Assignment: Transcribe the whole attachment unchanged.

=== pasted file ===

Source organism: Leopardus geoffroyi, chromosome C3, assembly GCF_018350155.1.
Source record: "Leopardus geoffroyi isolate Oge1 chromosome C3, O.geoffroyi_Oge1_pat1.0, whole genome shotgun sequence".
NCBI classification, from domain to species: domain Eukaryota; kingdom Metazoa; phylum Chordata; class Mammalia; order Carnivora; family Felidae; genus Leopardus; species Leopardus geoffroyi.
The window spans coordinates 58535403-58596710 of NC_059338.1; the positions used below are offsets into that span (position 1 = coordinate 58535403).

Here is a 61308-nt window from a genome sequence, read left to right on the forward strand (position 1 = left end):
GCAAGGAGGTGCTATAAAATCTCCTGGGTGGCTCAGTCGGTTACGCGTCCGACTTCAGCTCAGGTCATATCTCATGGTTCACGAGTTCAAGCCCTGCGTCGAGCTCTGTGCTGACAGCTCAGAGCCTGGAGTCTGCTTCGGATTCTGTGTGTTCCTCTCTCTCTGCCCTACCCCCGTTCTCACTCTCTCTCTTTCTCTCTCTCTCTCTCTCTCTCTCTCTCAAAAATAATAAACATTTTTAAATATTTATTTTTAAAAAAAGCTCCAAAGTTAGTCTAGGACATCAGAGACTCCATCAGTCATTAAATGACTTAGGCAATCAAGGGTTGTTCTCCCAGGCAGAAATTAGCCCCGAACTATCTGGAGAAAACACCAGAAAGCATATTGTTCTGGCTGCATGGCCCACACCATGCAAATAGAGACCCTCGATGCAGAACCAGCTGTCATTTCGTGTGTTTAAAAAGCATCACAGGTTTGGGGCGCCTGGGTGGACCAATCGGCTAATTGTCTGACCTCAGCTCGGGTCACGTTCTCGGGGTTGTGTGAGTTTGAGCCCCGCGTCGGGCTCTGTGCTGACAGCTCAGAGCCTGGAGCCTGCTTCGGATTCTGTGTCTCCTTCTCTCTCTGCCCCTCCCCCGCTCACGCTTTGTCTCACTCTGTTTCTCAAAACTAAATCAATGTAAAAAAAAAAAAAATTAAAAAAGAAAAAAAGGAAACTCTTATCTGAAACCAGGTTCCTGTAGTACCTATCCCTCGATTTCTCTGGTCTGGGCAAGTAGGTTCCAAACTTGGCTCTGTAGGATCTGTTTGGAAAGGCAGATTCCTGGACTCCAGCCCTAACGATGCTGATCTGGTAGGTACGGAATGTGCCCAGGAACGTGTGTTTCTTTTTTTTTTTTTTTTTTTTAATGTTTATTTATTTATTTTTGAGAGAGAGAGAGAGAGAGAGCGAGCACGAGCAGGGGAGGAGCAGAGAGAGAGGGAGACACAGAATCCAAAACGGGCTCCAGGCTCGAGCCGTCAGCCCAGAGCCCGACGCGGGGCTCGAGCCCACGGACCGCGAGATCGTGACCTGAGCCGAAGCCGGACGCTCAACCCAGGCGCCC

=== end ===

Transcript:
Source organism: Leopardus geoffroyi, chromosome C3, assembly GCF_018350155.1.
Source record: "Leopardus geoffroyi isolate Oge1 chromosome C3, O.geoffroyi_Oge1_pat1.0, whole genome shotgun sequence".
NCBI classification, from domain to species: domain Eukaryota; kingdom Metazoa; phylum Chordata; class Mammalia; order Carnivora; family Felidae; genus Leopardus; species Leopardus geoffroyi.
The window spans coordinates 58535403-58596710 of NC_059338.1; the positions used below are offsets into that span (position 1 = coordinate 58535403).

Here is a 61308-nt window from a genome sequence, read left to right on the forward strand (position 1 = left end):
GCAAGGAGGTGCTATAAAATCTCCTGGGTGGCTCAGTCGGTTACGCGTCCGACTTCAGCTCAGGTCATATCTCATGGTTCACGAGTTCAAGCCCTGCGTCGAGCTCTGTGCTGACAGCTCAGAGCCTGGAGTCTGCTTCGGATTCTGTGTGTTCCTCTCTCTCTGCCCTACCCCCGTTCTCACTCTCTCTCTTTCTCTCTCTCTCTCTCTCTCTCTCTCTCAAAAATAATAAACATTTTTAAATATTTATTTTTAAAAAAAGCTCCAAAGTTAGTCTAGGACATCAGAGACTCCATCAGTCATTAAATGACTTAGGCAATCAAGGGTTGTTCTCCCAGGCAGAAATTAGCCCCGAACTATCTGGAGAAAACACCAGAAAGCATATTGTTCTGGCTGCATGGCCCACACCATGCAAATAGAGACCCTCGATGCAGAACCAGCTGTCATTTCGTGTGTTTAAAAAGCATCACAGGTTTGGGGCGCCTGGGTGGACCAATCGGCTAATTGTCTGACCTCAGCTCGGGTCACGTTCTCGGGGTTGTGTGAGTTTGAGCCCCGCGTCGGGCTCTGTGCTGACAGCTCAGAGCCTGGAGCCTGCTTCGGATTCTGTGTCTCCTTCTCTCTCTGCCCCTCCCCCGCTCACGCTTTGTCTCACTCTGTTTCTCAAAACTAAATCAATGTAAAAAAAAAAAAAATTAAAAAAGAAAAAAAGGAAACTCTTATCTGAAACCAGGTTCCTGTAGTACCTATCCCTCGATTTCTCTGGTCTGGGCAAGTAGGTTCCAAACTTGGCTCTGTAGGATCTGTTTGGAAAGGCAGATTCCTGGACTCCAGCCCTAACGATGCTGATCTGGTAGGTACGGAATGTGCCCAGGAACGTGTGTTTCTTTTTTTTTTTTTTTTTTTTAATGTTTATTTATTTATTTTTGAGAGAGAGAGAGAGAGAGAGCGAGCACGAGCAGGGGAGGAGCAGAGAGAGAGGGAGACACAGAATCCAAAACGGGCTCCAGGCTCGAGCCGTCAGCCCAGAGCCCGACGCGGGGCTCGAGCCCACGGACCGCGAGATCGTGACCTGAGCCGAAGCCGGACGCTCAACCCAGGCGCCC